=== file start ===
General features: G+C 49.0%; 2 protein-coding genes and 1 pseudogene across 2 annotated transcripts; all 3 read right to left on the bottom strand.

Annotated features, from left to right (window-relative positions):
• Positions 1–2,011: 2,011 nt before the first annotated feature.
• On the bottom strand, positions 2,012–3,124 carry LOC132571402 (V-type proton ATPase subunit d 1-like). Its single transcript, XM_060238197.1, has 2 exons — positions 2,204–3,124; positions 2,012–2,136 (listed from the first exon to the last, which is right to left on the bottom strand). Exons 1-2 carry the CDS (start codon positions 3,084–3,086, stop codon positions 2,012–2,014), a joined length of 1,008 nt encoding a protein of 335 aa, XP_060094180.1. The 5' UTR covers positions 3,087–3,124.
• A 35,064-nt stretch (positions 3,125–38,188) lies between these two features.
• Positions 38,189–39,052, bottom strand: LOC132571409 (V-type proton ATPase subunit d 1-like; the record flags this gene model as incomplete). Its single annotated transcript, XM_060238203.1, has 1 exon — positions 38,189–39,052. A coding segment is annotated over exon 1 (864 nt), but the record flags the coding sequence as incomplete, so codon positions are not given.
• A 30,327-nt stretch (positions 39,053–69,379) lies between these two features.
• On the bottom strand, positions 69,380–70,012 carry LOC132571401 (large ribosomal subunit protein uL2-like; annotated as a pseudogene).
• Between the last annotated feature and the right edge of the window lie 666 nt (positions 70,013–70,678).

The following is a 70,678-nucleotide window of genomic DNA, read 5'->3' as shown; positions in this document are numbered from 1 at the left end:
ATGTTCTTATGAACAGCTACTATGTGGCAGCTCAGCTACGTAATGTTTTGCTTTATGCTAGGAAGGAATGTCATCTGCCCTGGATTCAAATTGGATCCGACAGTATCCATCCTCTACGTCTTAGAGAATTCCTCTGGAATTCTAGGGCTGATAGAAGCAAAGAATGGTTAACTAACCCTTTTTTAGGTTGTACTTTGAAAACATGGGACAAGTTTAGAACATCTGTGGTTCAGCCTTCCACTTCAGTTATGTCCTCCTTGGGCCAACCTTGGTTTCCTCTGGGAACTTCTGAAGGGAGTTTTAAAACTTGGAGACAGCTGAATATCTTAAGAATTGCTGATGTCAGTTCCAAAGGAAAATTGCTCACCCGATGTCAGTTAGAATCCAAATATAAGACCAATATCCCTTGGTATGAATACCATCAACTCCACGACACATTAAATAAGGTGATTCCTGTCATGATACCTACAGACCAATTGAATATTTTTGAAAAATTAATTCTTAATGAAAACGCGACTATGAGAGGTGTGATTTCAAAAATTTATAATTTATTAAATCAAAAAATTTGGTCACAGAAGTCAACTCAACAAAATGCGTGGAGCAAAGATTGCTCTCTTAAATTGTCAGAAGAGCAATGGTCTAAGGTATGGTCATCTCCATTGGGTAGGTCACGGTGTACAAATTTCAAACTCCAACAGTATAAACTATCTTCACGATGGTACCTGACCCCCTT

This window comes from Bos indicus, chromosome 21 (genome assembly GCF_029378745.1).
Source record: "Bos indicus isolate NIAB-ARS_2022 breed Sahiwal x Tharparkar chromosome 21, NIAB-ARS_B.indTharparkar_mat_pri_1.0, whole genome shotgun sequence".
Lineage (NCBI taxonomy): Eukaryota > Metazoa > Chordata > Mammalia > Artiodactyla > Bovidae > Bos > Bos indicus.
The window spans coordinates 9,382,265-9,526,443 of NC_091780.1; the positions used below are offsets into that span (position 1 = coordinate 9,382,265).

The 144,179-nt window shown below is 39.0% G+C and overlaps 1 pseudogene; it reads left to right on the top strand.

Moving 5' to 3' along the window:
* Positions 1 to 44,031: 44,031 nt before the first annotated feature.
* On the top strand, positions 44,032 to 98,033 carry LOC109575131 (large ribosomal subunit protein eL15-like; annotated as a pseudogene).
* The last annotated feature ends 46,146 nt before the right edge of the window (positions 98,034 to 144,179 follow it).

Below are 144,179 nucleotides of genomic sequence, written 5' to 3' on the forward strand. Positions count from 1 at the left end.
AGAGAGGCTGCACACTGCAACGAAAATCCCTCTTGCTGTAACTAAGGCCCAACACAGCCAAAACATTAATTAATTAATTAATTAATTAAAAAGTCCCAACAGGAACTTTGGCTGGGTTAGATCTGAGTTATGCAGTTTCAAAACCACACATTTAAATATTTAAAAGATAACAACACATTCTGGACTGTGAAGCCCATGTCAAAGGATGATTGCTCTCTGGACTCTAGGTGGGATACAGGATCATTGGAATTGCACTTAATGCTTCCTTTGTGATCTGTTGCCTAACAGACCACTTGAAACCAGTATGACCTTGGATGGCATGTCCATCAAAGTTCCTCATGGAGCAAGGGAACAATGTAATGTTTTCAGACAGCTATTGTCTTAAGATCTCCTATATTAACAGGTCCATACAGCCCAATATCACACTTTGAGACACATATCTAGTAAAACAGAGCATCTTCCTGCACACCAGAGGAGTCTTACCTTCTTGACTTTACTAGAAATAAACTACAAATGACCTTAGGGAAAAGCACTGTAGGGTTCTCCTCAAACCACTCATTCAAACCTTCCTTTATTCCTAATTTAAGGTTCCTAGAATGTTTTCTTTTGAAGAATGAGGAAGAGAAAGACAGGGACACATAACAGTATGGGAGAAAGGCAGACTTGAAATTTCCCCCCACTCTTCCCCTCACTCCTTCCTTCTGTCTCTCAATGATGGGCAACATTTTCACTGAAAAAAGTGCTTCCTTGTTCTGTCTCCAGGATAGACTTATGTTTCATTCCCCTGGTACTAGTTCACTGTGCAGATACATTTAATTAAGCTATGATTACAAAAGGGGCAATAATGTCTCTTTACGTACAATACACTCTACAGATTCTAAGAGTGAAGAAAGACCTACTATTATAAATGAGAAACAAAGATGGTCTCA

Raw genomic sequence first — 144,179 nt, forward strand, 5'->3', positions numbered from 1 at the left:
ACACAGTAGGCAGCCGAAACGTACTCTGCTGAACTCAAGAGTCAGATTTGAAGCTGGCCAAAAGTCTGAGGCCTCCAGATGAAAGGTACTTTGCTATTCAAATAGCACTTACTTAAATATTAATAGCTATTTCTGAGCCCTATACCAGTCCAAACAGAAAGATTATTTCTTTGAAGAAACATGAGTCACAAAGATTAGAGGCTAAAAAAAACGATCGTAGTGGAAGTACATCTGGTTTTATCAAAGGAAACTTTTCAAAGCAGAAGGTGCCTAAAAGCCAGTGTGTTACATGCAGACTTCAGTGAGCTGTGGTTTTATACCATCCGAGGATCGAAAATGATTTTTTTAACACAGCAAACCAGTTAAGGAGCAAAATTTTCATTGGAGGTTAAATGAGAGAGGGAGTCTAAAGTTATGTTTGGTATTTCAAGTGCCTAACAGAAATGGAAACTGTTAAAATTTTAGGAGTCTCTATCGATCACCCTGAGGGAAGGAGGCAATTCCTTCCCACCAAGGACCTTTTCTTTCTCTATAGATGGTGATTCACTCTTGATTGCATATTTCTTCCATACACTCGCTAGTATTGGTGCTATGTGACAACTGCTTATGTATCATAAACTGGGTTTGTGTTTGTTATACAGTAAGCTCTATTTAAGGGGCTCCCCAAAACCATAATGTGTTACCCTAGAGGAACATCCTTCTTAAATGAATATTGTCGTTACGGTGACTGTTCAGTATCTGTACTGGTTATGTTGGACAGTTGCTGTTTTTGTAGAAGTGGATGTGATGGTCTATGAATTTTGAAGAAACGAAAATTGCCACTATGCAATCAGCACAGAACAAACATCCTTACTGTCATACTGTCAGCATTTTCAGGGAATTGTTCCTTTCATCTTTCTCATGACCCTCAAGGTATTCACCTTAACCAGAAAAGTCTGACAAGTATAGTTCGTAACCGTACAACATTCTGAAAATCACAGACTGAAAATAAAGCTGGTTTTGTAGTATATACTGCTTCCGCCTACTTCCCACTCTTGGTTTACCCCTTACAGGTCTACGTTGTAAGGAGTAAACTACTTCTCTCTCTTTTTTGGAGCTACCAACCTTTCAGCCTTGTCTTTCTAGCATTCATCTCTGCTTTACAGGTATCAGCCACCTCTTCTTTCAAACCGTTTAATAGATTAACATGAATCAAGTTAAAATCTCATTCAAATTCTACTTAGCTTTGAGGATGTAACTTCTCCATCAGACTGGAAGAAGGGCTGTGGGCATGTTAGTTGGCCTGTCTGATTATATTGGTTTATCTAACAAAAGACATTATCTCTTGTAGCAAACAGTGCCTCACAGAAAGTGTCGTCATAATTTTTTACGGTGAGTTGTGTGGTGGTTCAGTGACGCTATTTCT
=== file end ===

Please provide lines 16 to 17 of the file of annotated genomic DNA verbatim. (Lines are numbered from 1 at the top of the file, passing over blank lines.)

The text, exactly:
The 144,179-nt window shown below is 39.0% G+C and overlaps 1 pseudogene; it reads left to right on the top strand.

Moving 5' to 3' along the window: